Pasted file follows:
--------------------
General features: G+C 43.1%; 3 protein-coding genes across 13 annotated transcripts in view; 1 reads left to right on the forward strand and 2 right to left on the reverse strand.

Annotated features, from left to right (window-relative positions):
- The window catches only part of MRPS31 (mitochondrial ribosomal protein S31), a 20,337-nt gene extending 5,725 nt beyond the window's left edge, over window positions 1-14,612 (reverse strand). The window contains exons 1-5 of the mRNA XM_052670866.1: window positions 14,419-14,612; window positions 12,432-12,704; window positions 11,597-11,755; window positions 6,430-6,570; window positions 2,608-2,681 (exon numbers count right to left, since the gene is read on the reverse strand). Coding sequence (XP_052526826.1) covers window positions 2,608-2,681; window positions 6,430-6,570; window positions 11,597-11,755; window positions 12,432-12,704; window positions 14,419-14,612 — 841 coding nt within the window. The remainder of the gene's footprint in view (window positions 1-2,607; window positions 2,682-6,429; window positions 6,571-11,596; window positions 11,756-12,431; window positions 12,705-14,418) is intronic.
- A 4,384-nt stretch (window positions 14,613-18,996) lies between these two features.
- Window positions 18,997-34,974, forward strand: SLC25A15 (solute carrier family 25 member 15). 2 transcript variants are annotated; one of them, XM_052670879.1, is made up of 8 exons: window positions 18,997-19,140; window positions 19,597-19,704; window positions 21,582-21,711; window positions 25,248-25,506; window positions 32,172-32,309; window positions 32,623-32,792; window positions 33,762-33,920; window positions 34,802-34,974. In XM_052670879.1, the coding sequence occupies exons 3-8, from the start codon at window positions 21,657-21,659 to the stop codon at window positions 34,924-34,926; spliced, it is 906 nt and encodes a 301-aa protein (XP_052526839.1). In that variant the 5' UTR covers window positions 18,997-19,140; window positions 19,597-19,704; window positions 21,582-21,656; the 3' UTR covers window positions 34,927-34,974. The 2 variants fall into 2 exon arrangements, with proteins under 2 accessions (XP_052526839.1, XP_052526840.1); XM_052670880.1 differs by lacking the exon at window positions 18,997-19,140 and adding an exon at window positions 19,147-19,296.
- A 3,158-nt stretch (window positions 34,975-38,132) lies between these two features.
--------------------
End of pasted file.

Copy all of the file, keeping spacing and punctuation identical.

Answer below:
General features: G+C 43.1%; 3 protein-coding genes across 13 annotated transcripts in view; 1 reads left to right on the forward strand and 2 right to left on the reverse strand.

Annotated features, from left to right (window-relative positions):
- The window catches only part of MRPS31 (mitochondrial ribosomal protein S31), a 20,337-nt gene extending 5,725 nt beyond the window's left edge, over window positions 1-14,612 (reverse strand). The window contains exons 1-5 of the mRNA XM_052670866.1: window positions 14,419-14,612; window positions 12,432-12,704; window positions 11,597-11,755; window positions 6,430-6,570; window positions 2,608-2,681 (exon numbers count right to left, since the gene is read on the reverse strand). Coding sequence (XP_052526826.1) covers window positions 2,608-2,681; window positions 6,430-6,570; window positions 11,597-11,755; window positions 12,432-12,704; window positions 14,419-14,612 — 841 coding nt within the window. The remainder of the gene's footprint in view (window positions 1-2,607; window positions 2,682-6,429; window positions 6,571-11,596; window positions 11,756-12,431; window positions 12,705-14,418) is intronic.
- A 4,384-nt stretch (window positions 14,613-18,996) lies between these two features.
- Window positions 18,997-34,974, forward strand: SLC25A15 (solute carrier family 25 member 15). 2 transcript variants are annotated; one of them, XM_052670879.1, is made up of 8 exons: window positions 18,997-19,140; window positions 19,597-19,704; window positions 21,582-21,711; window positions 25,248-25,506; window positions 32,172-32,309; window positions 32,623-32,792; window positions 33,762-33,920; window positions 34,802-34,974. In XM_052670879.1, the coding sequence occupies exons 3-8, from the start codon at window positions 21,657-21,659 to the stop codon at window positions 34,924-34,926; spliced, it is 906 nt and encodes a 301-aa protein (XP_052526839.1). In that variant the 5' UTR covers window positions 18,997-19,140; window positions 19,597-19,704; window positions 21,582-21,656; the 3' UTR covers window positions 34,927-34,974. The 2 variants fall into 2 exon arrangements, with proteins under 2 accessions (XP_052526839.1, XP_052526840.1); XM_052670880.1 differs by lacking the exon at window positions 18,997-19,140 and adding an exon at window positions 19,147-19,296.
- A 3,158-nt stretch (window positions 34,975-38,132) lies between these two features.